We are a commune of inquiring, skeptical, politically centrist, capitalist, anglophile, traditionalist New England Yankee humans, humanoids, and animals with many interests beyond and above politics. Each of us has had a high-school education (or GED), but all had ADD so didn't pay attention very well, especially the dogs. Each one of us does "try my best to be just like I am," and none of us enjoys working for others, including for Maggie, from whom we receive neither a nickel nor a dime. Freedom from nags, cranks, government, do-gooders, control-freaks and idiots is all that we ask for.
An experienced outdoorsman can identify most of the plants and trees in the areas with which he is familar - but not so much elsewhere. Like learning languages, though, he can learn a new area quickly because he has woods-sense based on the types of habitats he already knows.
An experienced outdoorsman can also predict what birds and critters are likely to be found in a given habitat. Woods-sense is one of the few talents I have. I like to attribute it to my Iroquois blood.
Photo: An Alder thicket - a common lowland and streamside habitat in the northern US. I have busted my way through more of these nearly-impenetrable things than I can count. The branches pull your hat off constantly, and sometimes you feel like you are in jail, with no exit. And if you try to raise your gun for a Grouse or Woodcock, there's always a branch to stop you. Good stuff.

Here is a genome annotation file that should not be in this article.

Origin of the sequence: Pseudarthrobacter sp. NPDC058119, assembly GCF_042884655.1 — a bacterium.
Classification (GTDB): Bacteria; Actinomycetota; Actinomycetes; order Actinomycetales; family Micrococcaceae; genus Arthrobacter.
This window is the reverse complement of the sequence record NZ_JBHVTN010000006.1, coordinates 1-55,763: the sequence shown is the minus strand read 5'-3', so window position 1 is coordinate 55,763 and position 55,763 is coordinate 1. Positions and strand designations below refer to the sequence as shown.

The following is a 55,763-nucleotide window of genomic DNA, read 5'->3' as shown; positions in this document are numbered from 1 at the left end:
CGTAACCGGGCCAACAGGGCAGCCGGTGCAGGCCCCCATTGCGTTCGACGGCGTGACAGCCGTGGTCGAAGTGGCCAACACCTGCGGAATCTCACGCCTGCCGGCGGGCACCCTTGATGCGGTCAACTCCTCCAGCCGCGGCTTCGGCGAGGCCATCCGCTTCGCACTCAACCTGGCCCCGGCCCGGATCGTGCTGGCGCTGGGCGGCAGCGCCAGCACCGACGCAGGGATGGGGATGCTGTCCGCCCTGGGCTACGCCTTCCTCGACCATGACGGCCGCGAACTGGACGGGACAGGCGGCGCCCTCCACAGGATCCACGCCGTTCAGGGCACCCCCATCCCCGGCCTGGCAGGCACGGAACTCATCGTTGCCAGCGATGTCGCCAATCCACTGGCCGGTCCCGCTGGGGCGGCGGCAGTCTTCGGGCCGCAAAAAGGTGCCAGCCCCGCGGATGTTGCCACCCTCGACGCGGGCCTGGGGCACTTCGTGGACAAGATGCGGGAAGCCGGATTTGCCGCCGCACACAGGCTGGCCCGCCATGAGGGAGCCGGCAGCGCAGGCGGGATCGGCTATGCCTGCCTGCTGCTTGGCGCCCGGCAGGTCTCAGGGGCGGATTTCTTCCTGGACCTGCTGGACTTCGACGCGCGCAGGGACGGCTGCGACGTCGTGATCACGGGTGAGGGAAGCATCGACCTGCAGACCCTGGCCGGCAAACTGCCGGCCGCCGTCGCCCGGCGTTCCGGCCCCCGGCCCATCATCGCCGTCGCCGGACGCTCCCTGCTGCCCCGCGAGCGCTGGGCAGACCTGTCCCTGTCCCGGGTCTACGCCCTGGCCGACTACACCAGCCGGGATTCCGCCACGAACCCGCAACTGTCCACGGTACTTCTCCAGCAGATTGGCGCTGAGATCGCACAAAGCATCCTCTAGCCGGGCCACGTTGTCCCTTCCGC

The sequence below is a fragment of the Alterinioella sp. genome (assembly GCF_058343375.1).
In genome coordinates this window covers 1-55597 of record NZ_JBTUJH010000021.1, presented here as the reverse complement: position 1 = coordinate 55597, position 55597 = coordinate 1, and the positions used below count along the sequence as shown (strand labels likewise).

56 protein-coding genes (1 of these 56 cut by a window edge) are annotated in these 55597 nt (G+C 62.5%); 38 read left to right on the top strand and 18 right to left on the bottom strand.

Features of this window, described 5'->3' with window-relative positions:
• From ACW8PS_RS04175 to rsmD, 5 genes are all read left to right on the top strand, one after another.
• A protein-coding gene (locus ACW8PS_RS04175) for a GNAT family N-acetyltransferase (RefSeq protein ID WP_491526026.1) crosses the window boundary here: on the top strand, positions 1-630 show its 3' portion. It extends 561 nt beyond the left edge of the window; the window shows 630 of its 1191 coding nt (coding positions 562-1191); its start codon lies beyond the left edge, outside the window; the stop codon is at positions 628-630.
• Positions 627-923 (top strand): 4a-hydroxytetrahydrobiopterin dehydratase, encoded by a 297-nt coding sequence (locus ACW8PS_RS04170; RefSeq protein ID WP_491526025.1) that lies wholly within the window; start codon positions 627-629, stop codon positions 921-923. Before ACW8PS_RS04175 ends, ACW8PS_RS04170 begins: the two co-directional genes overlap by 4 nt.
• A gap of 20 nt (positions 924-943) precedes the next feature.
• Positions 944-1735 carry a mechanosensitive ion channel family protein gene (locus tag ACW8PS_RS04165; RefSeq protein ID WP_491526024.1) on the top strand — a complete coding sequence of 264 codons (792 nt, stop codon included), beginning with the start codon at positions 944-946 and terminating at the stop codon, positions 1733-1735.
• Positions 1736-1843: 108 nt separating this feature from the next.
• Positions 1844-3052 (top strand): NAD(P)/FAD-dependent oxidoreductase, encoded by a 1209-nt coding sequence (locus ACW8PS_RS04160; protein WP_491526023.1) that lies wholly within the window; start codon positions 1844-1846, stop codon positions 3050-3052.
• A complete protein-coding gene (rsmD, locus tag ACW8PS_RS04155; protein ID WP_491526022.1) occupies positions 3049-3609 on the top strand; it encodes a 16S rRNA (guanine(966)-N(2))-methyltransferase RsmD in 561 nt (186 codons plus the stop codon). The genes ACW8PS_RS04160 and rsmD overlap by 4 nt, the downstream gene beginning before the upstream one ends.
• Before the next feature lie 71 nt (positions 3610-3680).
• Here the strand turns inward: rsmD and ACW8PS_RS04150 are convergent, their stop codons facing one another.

It's sort-of cool, but it is soul-less and not woodcraft.
Granted, I am not an expert, but my understanding of the issue of classic linnaean taxonomy versus DNA analysis is that DNA analysis has pretty well confirmed the linnaean classification schema- which is cool for those to whom classification is important.
One aspect of common species names from the part of the NE where I grew up is that there is a plant green all winter that I knew as "creeping jenny." I have not seen Google pictures of "creeping jenny" that correspond to the plant I knew as "creeping jenny."
I used to love to run and play in the woods when I was 8 or so... then came allergies to the poison families (ivy, oak, sumac) the drumbeat of mosquito born illnesses, ticks and lyme disease, and a penchant for attracting chiggers by the gross. I tend to avoid woods these days and figured if I'm going out, its to the desert and play in my 4x4 on the rocks. Only thing there are broken legs and twisted ankles, snakes, scorpions, and tarantulas.